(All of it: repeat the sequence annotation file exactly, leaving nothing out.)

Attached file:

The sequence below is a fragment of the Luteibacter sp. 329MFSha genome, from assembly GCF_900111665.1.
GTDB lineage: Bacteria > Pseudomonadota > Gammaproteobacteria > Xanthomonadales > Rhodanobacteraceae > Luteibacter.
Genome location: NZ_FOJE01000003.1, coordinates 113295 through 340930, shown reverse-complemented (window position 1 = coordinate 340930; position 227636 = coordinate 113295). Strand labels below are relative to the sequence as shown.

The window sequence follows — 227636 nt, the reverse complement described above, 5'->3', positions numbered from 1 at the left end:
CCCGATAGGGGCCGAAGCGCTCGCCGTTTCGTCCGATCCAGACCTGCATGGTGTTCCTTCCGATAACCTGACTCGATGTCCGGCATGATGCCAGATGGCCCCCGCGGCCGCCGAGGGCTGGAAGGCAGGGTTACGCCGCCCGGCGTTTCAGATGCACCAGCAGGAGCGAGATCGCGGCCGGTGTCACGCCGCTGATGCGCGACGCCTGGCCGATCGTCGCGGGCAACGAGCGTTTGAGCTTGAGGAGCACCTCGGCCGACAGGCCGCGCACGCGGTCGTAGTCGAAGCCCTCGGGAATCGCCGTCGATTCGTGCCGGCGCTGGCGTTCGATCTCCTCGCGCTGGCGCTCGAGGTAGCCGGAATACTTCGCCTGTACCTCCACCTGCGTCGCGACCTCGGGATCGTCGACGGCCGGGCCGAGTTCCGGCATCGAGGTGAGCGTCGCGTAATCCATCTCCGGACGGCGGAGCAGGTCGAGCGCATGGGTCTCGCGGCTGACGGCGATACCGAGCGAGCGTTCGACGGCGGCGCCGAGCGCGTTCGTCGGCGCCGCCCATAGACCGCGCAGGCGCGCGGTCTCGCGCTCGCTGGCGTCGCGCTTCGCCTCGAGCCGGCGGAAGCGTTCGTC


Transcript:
The sequence below is a fragment of the Luteibacter sp. 329MFSha genome, from assembly GCF_900111665.1.
GTDB lineage: Bacteria > Pseudomonadota > Gammaproteobacteria > Xanthomonadales > Rhodanobacteraceae > Luteibacter.
Genome location: NZ_FOJE01000003.1, coordinates 113295 through 340930, shown reverse-complemented (window position 1 = coordinate 340930; position 227636 = coordinate 113295). Strand labels below are relative to the sequence as shown.

The window sequence follows — 227636 nt, the reverse complement described above, 5'->3', positions numbered from 1 at the left end:
CCCGATAGGGGCCGAAGCGCTCGCCGTTTCGTCCGATCCAGACCTGCATGGTGTTCCTTCCGATAACCTGACTCGATGTCCGGCATGATGCCAGATGGCCCCCGCGGCCGCCGAGGGCTGGAAGGCAGGGTTACGCCGCCCGGCGTTTCAGATGCACCAGCAGGAGCGAGATCGCGGCCGGTGTCACGCCGCTGATGCGCGACGCCTGGCCGATCGTCGCGGGCAACGAGCGTTTGAGCTTGAGGAGCACCTCGGCCGACAGGCCGCGCACGCGGTCGTAGTCGAAGCCCTCGGGAATCGCCGTCGATTCGTGCCGGCGCTGGCGTTCGATCTCCTCGCGCTGGCGCTCGAGGTAGCCGGAATACTTCGCCTGTACCTCCACCTGCGTCGCGACCTCGGGATCGTCGACGGCCGGGCCGAGTTCCGGCATCGAGGTGAGCGTCGCGTAATCCATCTCCGGACGGCGGAGCAGGTCGAGCGCATGGGTCTCGCGGCTGACGGCGATACCGAGCGAGCGTTCGACGGCGGCGCCGAGCGCGTTCGTCGGCGCCGCCCATAGACCGCGCAGGCGCGCGGTCTCGCGCTCGCTGGCGTCGCGCTTCGCCTCGAGCCGGCGGAAGCGTTCGTC